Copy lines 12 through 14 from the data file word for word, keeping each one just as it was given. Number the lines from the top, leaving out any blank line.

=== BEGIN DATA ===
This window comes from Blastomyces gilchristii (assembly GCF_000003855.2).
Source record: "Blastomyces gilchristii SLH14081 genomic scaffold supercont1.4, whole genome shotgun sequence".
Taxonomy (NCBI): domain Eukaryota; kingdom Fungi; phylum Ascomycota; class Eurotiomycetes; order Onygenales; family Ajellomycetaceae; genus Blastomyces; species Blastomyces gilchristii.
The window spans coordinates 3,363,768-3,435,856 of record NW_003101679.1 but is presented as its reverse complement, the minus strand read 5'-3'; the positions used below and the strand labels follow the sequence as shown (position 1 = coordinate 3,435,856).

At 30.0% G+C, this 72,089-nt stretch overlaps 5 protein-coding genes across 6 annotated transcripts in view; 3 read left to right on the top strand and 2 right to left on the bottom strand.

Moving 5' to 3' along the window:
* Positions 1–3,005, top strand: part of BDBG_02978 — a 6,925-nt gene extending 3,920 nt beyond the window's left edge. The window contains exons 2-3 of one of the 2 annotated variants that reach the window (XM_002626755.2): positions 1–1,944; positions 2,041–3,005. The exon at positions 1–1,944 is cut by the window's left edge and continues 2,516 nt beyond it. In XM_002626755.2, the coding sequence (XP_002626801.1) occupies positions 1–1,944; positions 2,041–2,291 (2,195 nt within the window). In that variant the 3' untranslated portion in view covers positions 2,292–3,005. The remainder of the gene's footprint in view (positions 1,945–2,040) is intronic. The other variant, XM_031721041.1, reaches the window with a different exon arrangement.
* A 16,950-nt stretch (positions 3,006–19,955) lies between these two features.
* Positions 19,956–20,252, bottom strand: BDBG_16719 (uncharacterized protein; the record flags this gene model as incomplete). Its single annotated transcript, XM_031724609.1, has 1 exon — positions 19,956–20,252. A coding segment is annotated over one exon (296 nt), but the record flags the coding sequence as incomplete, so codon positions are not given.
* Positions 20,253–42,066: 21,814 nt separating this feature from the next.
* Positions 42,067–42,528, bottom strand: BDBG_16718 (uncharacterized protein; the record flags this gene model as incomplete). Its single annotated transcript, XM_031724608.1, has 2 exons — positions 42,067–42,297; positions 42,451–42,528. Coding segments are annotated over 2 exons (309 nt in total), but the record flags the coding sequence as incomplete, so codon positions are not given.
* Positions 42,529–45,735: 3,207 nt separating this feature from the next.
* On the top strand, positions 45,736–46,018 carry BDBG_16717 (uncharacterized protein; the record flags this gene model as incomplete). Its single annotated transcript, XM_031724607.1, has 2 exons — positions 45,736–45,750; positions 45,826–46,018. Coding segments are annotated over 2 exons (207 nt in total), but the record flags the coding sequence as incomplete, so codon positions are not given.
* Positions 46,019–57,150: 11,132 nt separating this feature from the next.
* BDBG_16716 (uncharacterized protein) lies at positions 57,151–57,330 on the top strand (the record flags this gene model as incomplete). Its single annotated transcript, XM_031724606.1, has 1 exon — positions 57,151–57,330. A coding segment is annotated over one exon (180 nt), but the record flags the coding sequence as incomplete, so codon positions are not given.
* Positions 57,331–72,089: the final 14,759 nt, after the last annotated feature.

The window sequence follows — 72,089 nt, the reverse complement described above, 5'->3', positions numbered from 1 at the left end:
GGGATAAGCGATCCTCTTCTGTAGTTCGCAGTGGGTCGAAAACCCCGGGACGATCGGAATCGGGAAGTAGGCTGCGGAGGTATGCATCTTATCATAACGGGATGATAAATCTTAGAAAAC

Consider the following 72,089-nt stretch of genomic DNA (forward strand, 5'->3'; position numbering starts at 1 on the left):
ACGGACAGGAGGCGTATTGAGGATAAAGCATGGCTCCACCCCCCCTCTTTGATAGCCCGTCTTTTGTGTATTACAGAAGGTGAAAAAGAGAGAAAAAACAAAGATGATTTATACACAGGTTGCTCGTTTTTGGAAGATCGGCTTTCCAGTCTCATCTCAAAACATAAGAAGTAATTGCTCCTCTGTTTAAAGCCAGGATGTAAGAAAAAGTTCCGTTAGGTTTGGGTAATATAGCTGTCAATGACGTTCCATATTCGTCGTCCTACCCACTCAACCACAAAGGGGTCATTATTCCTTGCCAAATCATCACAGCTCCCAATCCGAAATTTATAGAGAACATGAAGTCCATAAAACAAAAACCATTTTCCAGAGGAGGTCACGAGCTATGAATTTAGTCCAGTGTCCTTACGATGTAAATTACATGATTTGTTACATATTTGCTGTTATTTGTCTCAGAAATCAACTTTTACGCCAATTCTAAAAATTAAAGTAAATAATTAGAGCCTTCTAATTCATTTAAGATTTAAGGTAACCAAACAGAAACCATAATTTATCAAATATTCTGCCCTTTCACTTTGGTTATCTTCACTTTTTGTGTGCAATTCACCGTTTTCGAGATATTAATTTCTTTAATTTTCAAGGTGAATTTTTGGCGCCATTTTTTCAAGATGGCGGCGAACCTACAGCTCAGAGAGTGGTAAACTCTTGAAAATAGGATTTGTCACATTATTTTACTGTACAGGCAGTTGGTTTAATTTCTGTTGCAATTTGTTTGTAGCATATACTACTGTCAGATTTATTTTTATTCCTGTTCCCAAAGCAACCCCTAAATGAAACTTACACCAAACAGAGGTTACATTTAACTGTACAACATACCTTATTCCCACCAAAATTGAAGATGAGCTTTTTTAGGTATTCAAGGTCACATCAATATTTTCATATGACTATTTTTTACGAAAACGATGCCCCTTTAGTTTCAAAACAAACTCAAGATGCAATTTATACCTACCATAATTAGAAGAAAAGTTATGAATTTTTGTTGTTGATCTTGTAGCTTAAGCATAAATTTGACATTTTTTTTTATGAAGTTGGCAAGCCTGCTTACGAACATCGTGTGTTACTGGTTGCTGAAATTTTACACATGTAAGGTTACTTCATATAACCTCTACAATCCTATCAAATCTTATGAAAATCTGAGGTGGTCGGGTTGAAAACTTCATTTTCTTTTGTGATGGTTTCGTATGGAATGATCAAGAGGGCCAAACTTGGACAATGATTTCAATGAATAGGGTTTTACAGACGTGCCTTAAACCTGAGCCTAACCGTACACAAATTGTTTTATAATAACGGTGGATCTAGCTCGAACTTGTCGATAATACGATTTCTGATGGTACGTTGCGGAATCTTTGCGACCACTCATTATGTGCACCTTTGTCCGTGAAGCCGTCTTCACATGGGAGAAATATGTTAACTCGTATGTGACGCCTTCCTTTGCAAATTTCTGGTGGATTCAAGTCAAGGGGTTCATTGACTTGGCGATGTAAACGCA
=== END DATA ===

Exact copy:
* Positions 42,529–45,735: 3,207 nt separating this feature from the next.
* On the top strand, positions 45,736–46,018 carry BDBG_16717 (uncharacterized protein; the record flags this gene model as incomplete). Its single annotated transcript, XM_031724607.1, has 2 exons — positions 45,736–45,750; positions 45,826–46,018. Coding segments are annotated over 2 exons (207 nt in total), but the record flags the coding sequence as incomplete, so codon positions are not given.
* Positions 46,019–57,150: 11,132 nt separating this feature from the next.